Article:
Money doesn't buy happiness is a phrase most people have heard at some point or another, but ask a person off the street what would make them happiest and the answer would probably be 'more cash', 'more money', or maybe 'winning the lottery'.
TIME Magazine's article 'Here’s How Winning the Lottery Makes You Miserable' suggests the opposite to be true, and yet people still go to great lengths get rich in hopes they'll be better off because of it. Globalized nations do much of the same.
Since the mid-1930's, most nations have used a statistical figure called the GNP, Gross National Product, to evaluate a country's economic prosperity. This figure denotes the value of all the goods a country has produced, and it's how the government can monitor economic progress - or lack thereof.
Using the GNP to evaluate progress means that the success or failure of a particular country would depend upon it's economic prosperity. The country as a whole (government, citizens, and corporations included) must work together to foster that prosperity and further the wealth of the nation. The idea is that with a greater distribution of riches, big spenders can saturate the domestic markets with new purchases. The economy booms, and everyone rejoices.
In a perfect world, a stronger economy would make everyone happier, but this is not a perfect world.
An emphasis on economic success oftentimes results in unequal distributions of wealth. Bigger corporate entities and large government institutions are typically the ones who benefit most, and the poor stay poor, a reality which has been well-explored by Reuters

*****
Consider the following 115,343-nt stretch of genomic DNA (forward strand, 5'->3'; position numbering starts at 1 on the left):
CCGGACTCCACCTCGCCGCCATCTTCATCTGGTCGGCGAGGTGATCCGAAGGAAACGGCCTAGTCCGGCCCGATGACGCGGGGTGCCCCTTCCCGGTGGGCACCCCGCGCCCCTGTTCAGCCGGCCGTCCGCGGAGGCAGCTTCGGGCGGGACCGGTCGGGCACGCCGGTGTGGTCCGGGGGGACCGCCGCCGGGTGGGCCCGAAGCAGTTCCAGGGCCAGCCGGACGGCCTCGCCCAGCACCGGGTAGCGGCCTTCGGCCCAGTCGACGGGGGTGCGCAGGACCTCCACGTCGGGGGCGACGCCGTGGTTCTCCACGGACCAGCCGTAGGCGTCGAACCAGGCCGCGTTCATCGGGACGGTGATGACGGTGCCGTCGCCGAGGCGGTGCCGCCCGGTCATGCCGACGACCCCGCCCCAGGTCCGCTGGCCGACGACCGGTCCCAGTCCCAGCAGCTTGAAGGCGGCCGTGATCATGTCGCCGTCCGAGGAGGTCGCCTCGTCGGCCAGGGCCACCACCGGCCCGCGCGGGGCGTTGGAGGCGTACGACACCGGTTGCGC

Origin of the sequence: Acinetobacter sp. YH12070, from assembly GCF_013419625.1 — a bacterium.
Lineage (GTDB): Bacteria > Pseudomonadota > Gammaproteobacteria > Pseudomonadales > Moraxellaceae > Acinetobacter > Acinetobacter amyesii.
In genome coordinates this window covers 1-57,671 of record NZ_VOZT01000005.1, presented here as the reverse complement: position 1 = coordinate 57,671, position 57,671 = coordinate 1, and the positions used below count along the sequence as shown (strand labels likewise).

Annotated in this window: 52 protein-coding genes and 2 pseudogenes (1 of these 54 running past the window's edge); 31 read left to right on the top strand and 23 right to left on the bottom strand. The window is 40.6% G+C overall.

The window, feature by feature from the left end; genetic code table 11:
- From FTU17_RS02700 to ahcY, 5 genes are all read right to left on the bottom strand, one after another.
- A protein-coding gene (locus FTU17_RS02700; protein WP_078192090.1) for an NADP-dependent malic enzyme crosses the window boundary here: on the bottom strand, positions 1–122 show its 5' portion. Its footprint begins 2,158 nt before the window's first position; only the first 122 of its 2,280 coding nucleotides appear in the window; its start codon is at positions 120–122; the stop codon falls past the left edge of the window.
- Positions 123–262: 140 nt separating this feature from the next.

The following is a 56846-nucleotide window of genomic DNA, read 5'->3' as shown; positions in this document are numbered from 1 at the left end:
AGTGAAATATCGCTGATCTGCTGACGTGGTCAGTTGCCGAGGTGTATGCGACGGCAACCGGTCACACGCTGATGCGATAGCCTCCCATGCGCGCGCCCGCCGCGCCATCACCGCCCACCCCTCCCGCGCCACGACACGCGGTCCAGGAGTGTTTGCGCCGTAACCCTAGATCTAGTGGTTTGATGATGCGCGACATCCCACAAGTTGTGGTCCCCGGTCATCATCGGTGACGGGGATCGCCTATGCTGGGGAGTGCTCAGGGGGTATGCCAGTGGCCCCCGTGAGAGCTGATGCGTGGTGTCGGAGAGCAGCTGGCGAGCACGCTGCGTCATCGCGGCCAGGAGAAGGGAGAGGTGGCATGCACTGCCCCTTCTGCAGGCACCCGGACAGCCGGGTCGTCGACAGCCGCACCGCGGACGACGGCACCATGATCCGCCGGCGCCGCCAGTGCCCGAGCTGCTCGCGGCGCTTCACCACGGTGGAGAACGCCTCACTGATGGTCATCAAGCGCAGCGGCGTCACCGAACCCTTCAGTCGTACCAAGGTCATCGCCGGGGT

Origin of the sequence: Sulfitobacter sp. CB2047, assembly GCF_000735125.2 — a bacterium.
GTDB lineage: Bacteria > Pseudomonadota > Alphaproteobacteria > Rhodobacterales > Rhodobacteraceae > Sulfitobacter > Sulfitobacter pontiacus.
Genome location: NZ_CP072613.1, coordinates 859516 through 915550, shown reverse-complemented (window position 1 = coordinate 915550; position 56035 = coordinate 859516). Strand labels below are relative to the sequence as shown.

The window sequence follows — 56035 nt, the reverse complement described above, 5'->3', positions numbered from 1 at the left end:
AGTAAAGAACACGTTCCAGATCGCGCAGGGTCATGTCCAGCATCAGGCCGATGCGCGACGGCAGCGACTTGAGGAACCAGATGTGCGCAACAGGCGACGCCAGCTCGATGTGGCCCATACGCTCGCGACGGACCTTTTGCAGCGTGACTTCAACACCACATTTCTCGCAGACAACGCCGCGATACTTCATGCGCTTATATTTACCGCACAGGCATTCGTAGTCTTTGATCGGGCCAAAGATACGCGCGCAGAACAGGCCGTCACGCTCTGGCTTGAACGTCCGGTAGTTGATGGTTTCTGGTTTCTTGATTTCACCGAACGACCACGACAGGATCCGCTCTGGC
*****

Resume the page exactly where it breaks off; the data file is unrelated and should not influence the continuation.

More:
What if, instead of measuring GNP, a country determines their prosperity by measuring the collective happiness of their citizens?
This is what Bhutan has decided to do. After the 2008 transition from monarchy to democracy, the new Bhutanese government decided they'd make their people, not their production, the priority. Gross National Product and Gross Domestic Product still exist as a way to evaluate economic growth, but rather than using the production of goods to measure their country's success, Bhutan looks at a different set of figures: GNH. Gross National Happiness.
What Is the Gross National Happiness Index?
"Since the foundation of Bhutan, spirituality and compassion have been integrated with governance. Furthermore, this integration has occurred at both the personal and the institutional level. This report opens by tracing the history of this imaginative integration, which was crystallized by His Majesty the Fourth King into the idea of GNH."
In the same way GNP describes the collective value of goods produced, Gross National Happiness describes the collective happiness of the population by using an index.
- The government begins with survey. Citizens answer a series of questions relating to specific aspects of their lives, things like "Education", "Leisure", and "Income".
- After collecting the surveys and performing a series of analyses, Bhutanese statisticians create an index to compare the categories. Lower scores on a certain category means lower satisfaction in that area.